Picture: THINKSTOCK
Picture: THINKSTOCK

THE mining sector has the potential to create hundreds of thousands of new jobs in South Africa and the rest of Africa — provided governments, business and labour start to see eye to eye. This is imperative as, with the strife facing South Africa’s mining industry, it is clear that the players are losing sight of the bigger picture, particularly the enormous job creation potential of mining.

International research has shown that mining has a big multiplier effect on job creation. For example, studies show that for each direct job created by the Yanacocha gold mine in Peru, 14 additional jobs were indirectly created.

Mines spend millions of dollars on equipment, maintenance, food and other services, either through suppliers or local contractors. This translates into many new jobs in support industries linked to the mining sector.

According to the World Bank, mining activity takes place in more than 100 countries, 50 of which are classified as "mining countries" based on the contribution of mining to exports, domestic markets or employment. Mining companies employ about 3.7-million workers, with artisanal and small-scale mining employing another 25-million people.

South Africa, Ghana, Zimbabwe, Tanzania, Zambia and the Democratic Republic of Congo dominate African mining, and countries such as Angola, Sierra Leone, Namibia, Zambia and Botswana are heavily dependent on the industry as a foreign currency earner.

In all of these countries, job creation through mining is of paramount importance. For example, the Obuasi gold mine in Ghana employs more than 6,000 workers and 700 contractors, and almost the entire town of 150,000-200,000 people depends on it for their livelihood. A similar situation is found in South African towns such as Rustenburg, where the recent wildcat strike action was sparked.

Contrary to perceptions that mining pay and conditions are poor, the International Council on Mining and Metals says mining is a relatively attractive form of employment. According to case study interviews, mining is seen as better paid and offering more fringe benefits, including housing, education and healthcare.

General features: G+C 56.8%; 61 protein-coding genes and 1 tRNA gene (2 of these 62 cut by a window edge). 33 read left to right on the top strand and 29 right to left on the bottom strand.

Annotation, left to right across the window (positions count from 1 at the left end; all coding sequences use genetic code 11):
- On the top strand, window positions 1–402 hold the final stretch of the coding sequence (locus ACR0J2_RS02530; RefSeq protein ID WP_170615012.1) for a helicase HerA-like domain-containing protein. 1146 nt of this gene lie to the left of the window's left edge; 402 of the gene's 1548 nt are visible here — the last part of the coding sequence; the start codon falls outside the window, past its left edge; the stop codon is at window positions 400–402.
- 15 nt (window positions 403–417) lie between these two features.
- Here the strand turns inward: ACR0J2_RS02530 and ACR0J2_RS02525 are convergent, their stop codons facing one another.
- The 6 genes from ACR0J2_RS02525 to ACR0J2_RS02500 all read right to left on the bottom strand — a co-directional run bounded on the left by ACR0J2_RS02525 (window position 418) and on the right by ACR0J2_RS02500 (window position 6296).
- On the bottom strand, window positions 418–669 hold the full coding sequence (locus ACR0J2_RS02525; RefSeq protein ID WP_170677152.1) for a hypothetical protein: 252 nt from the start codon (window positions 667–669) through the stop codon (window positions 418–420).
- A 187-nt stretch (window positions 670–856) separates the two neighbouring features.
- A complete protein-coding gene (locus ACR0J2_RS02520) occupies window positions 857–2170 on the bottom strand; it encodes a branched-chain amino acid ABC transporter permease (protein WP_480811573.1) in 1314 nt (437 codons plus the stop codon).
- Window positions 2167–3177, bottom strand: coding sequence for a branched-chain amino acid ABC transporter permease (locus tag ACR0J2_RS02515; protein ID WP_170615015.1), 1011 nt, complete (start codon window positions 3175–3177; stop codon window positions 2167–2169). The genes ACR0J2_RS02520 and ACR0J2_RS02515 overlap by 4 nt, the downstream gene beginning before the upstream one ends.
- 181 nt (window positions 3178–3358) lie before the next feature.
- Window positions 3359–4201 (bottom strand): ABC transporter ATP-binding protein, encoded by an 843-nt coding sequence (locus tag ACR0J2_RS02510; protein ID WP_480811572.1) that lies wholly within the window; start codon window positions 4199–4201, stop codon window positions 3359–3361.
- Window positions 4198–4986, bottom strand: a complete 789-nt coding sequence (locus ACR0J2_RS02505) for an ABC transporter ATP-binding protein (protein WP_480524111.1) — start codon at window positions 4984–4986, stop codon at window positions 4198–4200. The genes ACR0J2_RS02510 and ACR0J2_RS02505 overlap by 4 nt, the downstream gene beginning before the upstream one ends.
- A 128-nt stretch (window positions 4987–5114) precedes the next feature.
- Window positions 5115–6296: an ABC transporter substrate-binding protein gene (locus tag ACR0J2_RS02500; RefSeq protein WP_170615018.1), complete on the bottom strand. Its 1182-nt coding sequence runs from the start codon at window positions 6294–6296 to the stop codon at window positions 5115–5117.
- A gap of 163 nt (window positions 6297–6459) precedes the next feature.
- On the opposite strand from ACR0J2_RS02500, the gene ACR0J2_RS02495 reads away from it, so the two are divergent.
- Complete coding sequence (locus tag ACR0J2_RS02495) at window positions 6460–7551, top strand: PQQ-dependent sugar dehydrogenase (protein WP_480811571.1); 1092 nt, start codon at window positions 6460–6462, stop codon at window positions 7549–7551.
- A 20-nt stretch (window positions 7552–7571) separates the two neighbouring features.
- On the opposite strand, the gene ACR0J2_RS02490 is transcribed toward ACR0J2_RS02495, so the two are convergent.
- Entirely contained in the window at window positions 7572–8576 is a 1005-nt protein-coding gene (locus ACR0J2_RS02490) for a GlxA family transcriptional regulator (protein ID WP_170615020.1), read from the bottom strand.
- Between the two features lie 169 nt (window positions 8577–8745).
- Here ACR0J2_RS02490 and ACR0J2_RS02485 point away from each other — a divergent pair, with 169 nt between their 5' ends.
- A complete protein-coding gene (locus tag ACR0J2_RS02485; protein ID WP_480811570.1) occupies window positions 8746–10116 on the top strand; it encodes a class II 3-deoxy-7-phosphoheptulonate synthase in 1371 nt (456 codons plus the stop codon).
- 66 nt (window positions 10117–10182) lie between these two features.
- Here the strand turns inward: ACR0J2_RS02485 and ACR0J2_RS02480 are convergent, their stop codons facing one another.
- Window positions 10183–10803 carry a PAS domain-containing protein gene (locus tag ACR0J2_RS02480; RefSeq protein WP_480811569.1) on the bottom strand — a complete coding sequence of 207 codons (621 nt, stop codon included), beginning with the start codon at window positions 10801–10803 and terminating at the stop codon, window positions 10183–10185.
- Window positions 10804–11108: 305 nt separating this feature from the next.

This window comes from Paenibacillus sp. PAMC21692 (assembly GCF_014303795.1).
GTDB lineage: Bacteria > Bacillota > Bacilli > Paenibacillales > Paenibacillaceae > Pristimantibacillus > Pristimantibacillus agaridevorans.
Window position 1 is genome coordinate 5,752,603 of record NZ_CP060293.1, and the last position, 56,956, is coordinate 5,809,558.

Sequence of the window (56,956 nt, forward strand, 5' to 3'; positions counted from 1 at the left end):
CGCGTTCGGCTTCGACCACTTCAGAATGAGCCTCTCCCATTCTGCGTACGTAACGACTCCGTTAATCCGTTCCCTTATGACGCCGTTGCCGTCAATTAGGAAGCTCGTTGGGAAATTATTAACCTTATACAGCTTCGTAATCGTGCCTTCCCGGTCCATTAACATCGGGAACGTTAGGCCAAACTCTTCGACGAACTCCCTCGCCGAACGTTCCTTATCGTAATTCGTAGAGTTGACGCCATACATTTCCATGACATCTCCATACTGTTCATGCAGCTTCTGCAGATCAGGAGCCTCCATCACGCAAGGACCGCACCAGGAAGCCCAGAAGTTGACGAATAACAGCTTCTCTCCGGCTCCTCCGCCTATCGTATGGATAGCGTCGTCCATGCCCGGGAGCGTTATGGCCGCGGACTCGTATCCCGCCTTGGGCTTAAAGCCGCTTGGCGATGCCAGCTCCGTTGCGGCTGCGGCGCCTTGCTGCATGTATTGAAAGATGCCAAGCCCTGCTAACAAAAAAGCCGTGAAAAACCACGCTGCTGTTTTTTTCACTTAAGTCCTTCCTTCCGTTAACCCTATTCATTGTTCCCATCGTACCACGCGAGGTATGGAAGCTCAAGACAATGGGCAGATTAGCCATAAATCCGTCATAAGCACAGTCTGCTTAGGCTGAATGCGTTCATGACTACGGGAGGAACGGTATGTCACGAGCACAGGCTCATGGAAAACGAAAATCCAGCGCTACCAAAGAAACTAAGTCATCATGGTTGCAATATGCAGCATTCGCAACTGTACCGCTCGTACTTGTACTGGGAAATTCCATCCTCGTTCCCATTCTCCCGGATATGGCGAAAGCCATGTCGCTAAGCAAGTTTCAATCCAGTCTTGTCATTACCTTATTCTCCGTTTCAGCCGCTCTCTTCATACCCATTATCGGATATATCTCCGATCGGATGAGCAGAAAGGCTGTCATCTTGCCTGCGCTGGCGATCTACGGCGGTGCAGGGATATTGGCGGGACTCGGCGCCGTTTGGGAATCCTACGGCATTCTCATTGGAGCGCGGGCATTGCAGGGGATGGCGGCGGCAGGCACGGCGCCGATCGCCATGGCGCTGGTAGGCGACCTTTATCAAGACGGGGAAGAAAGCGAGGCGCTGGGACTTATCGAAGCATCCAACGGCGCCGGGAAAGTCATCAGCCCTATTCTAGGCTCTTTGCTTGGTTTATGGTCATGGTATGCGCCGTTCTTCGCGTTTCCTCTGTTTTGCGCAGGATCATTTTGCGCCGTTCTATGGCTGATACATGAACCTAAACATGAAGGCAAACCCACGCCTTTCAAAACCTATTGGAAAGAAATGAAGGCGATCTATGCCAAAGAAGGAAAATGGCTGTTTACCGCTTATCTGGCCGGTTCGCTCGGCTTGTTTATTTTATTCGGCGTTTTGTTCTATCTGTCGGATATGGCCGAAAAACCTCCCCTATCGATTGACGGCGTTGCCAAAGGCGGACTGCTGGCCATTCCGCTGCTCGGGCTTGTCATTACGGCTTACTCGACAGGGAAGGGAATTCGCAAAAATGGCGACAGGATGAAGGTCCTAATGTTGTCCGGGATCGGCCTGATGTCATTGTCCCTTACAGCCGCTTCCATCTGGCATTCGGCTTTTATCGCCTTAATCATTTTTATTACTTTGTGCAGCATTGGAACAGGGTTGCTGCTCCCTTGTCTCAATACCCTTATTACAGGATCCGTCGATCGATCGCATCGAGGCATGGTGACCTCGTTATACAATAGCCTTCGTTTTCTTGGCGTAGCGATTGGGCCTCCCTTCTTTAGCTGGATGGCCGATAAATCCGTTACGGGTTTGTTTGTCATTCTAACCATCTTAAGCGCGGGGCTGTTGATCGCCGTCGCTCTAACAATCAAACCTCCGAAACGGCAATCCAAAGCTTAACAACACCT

Africa, with its vast mineral wealth and abundant labour, has the opportunity to exploit the vast job creation potential of mining. However, some obstacles stand in the way of meaningful job growth.

First, African countries, including South Africa, do minimal beneficiation on their home soil. Virtually all the minerals and metals extracted in Africa are exported raw to overseas destinations, where they are beneficiated and ultimately sold back to us at a premium. The low level of beneficiation largely explains why the job creation capacity of the mining sector is limited. Whereas a country such as Peru, with its flourishing beneficiation industry, is able to generate as many as 14 additional jobs for every direct mining job, the ratio in Africa is significantly lower. I would estimate that for every miner in South Africa, fewer than six or seven other jobs are created.

However, for South Africa and other African countries to develop meaningful mining beneficiation capabilities, all players in the mining value chain must work together.

As the current situation in South African mining has shown, however, a breakdown in trust can have disastrous consequences. Rather than creating employment, jobs are being shed and the viability of the mining industry is being undermined, to everyone’s detriment.

The turmoil in South Africa underlines the need for business, the government and labour to acknowledge their own responsibilities in overcoming human rights risks.

Business has a responsibility to respect human rights and a role to play in contributing to social development and poverty alleviation. It is also evident from the latest labour unrest that credible and trusted procedures are needed to address local concerns and grievances.

As for the government, it must provide proper legal frameworks and institutions to ensure effective management of natural resources and protect human rights. The government also has a responsibility to act against public service fraud, which is linked to poor service delivery and makes living conditions in communities worse.

Finally, the workforce and unions must respect the law and the procedures in place to address their grievances. Workers have a responsibility towards the people employed by the support industries that serve the mines. When miners go on wildcat strikes, they are affecting the livelihoods of many other people.

• Myburgh is Africa desk co-ordinator at accounting, auditing and business advisory firm BDO.